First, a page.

Another noob question to help move to the next step: is there a practical way to demo a bunch of LDCs in one shot, other than a) visiting a shop like Vintage King when they fully re-open, or b) renting studio time? Are there suppliers other than Vintage King that anyone can recommend that allow customers to try multiple mics at the same time (for reference, Iím in Northern California)?

Thanks again for your generosity in sharing what youíve learned.
A few thoughts:

1) A single mic for what you said you wanted to do (i.e., (i) solo guitar and vocals at the same time for yourself and (ii) small ensemble simultaneously, both in several genres), would require, as you have already realized, a multi-pattern LD mic (although there are a few multi-pattern SD mics around and a figure-8 ribbon could be considered).

That's putting much on just one mic, perhaps too much. Consider a decent multi-pattern LD mic, for sure, but also consider adding one or a pair of decent SD mics. Even if you record your guitar and voice at the same time, there are many advantages to using two mics to do this. Post-recording mixing is much easier and versatile. You can explore stereo placements and goals.

2) Many folks believe, myself included, that each part of your tracking chain, as well as your monitoring chain, should be (more or less) of the same relative quality level. High quality preamps, converters, monitors, room acoustics, outboard processors and/or ITB processors are expensive, although quite decent products are numerous and exist at lower prices. If you spend $5k on a single mutli-pattern LD, you could easily spend another $20k to $40k for the other components to have them up to snuff (if you buy into the concept).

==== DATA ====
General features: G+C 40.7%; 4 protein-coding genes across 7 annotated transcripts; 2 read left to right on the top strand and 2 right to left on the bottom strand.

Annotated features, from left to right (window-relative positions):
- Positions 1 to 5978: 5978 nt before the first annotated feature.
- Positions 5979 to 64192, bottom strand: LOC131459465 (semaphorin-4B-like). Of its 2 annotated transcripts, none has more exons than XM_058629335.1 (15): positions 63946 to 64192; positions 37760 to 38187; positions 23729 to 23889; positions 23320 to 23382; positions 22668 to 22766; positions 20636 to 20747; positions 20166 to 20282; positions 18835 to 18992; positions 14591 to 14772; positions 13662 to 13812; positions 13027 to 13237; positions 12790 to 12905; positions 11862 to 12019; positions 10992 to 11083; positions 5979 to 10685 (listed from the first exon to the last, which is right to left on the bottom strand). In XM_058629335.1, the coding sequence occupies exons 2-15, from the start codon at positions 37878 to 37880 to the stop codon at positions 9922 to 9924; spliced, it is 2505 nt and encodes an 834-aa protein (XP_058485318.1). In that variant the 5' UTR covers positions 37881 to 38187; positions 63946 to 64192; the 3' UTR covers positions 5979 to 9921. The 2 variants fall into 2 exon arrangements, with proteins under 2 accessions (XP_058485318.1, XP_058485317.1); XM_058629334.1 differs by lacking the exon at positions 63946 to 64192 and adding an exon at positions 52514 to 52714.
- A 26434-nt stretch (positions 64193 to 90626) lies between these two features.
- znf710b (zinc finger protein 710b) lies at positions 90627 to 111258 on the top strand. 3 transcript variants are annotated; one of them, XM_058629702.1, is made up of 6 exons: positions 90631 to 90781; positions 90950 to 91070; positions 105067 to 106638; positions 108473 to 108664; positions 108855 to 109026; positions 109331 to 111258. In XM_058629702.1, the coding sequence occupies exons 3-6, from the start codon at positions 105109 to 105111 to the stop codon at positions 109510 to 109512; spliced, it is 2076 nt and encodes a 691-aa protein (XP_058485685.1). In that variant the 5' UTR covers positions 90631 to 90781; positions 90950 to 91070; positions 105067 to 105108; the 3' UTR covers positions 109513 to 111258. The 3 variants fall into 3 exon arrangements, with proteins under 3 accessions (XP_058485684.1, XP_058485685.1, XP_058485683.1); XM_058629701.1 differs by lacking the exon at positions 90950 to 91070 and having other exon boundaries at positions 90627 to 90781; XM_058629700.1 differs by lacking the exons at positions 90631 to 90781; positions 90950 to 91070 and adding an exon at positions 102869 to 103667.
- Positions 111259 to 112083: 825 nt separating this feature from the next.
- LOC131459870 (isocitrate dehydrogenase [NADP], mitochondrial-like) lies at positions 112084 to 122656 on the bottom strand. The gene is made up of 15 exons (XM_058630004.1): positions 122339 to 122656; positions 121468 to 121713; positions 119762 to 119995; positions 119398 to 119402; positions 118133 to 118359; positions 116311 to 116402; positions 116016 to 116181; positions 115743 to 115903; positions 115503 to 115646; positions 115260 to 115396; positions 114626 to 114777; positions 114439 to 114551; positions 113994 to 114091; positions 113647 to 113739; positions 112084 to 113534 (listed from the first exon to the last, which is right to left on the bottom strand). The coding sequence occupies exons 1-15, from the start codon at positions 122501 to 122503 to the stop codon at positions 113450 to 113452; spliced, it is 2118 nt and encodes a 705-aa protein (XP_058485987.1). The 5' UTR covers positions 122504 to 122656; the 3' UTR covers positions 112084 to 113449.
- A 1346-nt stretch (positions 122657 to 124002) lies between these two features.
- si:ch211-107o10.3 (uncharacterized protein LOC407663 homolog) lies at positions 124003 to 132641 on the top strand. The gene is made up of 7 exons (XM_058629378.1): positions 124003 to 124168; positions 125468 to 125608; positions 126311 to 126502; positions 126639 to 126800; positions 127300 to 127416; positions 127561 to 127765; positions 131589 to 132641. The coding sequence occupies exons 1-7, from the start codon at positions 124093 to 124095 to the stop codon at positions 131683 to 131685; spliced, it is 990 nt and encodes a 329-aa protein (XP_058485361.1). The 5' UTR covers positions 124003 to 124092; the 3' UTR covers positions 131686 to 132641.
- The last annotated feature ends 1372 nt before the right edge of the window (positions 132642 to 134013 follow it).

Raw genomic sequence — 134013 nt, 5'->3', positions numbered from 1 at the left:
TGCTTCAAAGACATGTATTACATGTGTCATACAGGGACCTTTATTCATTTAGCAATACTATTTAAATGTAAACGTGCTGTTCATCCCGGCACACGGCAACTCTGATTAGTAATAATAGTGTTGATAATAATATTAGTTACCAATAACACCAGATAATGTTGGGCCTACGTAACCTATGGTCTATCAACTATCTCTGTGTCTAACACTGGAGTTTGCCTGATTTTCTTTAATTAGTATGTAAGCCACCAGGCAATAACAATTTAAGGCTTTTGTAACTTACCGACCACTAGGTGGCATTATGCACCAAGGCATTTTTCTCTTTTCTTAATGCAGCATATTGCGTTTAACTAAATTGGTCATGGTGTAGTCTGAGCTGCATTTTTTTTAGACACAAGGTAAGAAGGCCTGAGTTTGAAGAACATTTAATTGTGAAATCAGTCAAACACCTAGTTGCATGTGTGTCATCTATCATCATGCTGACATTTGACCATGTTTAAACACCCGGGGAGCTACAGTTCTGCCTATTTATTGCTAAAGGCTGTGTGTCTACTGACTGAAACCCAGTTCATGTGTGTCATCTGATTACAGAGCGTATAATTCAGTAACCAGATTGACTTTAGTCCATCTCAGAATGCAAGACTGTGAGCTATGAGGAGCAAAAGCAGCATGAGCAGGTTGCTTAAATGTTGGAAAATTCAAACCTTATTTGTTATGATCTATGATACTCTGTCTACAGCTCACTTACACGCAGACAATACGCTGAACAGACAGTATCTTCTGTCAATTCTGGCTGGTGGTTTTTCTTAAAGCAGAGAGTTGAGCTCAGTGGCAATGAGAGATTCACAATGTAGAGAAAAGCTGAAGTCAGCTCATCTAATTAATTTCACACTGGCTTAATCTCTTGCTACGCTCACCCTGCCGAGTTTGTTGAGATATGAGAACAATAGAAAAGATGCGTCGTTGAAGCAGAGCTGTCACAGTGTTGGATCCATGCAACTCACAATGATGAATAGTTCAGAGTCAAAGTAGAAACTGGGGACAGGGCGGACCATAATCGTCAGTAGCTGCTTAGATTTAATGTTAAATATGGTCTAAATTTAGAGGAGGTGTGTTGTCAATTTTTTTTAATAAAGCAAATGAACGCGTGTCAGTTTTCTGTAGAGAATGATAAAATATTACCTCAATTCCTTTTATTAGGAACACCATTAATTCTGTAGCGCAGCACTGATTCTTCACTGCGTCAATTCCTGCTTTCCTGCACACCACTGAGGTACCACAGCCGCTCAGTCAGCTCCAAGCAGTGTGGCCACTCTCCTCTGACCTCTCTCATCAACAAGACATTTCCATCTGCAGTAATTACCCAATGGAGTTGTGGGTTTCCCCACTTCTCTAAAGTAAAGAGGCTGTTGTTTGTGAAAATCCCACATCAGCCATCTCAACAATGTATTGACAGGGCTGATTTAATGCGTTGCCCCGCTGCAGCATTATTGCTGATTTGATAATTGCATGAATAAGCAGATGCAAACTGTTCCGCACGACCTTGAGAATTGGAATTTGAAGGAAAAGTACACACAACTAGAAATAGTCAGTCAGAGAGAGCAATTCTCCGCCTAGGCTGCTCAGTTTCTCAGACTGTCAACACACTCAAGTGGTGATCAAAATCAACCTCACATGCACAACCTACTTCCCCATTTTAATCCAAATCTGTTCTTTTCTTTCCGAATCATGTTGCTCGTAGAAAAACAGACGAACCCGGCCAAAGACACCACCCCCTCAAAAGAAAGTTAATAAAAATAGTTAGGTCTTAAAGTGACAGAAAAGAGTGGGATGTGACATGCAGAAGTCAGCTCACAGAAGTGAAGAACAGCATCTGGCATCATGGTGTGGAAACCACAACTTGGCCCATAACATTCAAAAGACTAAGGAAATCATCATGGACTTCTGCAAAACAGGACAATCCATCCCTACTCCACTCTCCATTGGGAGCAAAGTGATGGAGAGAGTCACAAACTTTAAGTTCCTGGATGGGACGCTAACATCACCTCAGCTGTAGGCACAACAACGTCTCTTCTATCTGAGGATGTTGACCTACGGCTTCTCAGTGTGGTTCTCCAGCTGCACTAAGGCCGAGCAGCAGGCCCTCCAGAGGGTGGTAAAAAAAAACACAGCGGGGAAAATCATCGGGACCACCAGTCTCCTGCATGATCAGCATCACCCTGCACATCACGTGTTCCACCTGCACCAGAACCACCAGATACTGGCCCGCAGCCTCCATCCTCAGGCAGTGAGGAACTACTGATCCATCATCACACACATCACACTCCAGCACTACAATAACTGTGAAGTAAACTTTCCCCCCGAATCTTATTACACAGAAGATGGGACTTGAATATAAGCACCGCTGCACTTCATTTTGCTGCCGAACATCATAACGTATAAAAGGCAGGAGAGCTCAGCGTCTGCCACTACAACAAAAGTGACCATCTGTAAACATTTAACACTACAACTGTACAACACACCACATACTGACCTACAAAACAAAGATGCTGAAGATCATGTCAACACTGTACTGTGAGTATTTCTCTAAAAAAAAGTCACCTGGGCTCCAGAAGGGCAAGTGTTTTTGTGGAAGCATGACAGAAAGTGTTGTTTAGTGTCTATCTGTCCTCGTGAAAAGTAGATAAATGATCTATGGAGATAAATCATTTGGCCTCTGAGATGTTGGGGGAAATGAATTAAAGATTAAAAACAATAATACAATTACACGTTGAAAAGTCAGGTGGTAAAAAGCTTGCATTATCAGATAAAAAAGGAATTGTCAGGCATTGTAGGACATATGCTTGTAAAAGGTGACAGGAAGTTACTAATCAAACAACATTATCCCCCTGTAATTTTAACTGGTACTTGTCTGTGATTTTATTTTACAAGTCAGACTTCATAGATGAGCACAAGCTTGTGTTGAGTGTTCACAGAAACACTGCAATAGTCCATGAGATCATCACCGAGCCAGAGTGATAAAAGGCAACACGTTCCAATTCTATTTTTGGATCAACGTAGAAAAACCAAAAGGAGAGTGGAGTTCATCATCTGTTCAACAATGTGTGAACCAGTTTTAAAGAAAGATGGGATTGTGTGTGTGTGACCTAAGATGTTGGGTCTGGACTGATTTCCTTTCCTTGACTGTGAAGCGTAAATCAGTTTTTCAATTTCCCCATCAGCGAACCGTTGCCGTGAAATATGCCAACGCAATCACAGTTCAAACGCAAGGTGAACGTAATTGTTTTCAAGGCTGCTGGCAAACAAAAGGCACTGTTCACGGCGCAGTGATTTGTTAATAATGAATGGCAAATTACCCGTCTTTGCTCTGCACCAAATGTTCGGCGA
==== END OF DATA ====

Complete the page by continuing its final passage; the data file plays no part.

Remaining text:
3) As to which vocal mic. You have to find one that works well with your high baritone voice, the musical styles you play and your personal aesthetic. The last factor is the most important. Yes, you can research the internet to help with that quest, but that is not going to equal trying out the various mics yourself. Some shops (less these days that in the past) offer tryouts or several mics at the same time. You just have to have the funds (or credit) to buy them all upfront with the caveat that you have the no questions asked right to return some or all of them for a complete refund (you pay shipping). Of course, you need to have a space, the gear and appropriate recording knowledge to to make that work. Renting time at a studio with a decent selection of mics is a viable alternative.
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Old 05-10-2021, 10:13 PM
DupleMeter DupleMeter is offline
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I would take the TLM-67 or TLM-170 over the u89. I know the TLMs get a lot of hate, but the TLM-67 and the TLM-170 are both outstanding mics.

Another one to try would be a Bock iFet/Soundelux iFet 7. They started out as the Soundelux iFet 7, but became the Bock iFet when David moved things over to the Bock name. Neither version is made anymore, but it's one of my favorites for deeper male voices.

I've used all of these in challenging situations and they seem to handle things well when there's a lot of bleed on stage or in the studio. Though, for what you're describing the TLM-170 would be my first choice.

Don't neglect to add a good preamp to your purchase. I'm partial to the APIs, but that's a personal choice.